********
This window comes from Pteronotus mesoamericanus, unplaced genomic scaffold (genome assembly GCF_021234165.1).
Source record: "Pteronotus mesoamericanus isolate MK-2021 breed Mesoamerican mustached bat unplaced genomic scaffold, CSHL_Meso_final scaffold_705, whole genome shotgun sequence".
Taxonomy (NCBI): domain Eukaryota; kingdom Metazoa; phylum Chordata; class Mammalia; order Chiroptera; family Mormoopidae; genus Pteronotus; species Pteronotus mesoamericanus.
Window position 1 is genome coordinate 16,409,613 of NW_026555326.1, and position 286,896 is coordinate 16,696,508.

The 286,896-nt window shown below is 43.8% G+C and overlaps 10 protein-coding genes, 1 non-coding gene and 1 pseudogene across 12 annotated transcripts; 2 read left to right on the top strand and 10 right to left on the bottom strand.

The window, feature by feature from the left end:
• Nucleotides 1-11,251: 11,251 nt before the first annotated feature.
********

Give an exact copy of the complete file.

This window comes from Pteronotus mesoamericanus, unplaced genomic scaffold (genome assembly GCF_021234165.1).
Source record: "Pteronotus mesoamericanus isolate MK-2021 breed Mesoamerican mustached bat unplaced genomic scaffold, CSHL_Meso_final scaffold_705, whole genome shotgun sequence".
Taxonomy (NCBI): domain Eukaryota; kingdom Metazoa; phylum Chordata; class Mammalia; order Chiroptera; family Mormoopidae; genus Pteronotus; species Pteronotus mesoamericanus.
Window position 1 is genome coordinate 16,409,613 of NW_026555326.1, and position 286,896 is coordinate 16,696,508.

The 286,896-nt window shown below is 43.8% G+C and overlaps 10 protein-coding genes, 1 non-coding gene and 1 pseudogene across 12 annotated transcripts; 2 read left to right on the top strand and 10 right to left on the bottom strand.

The window, feature by feature from the left end:
• Nucleotides 1-11,251: 11,251 nt before the first annotated feature.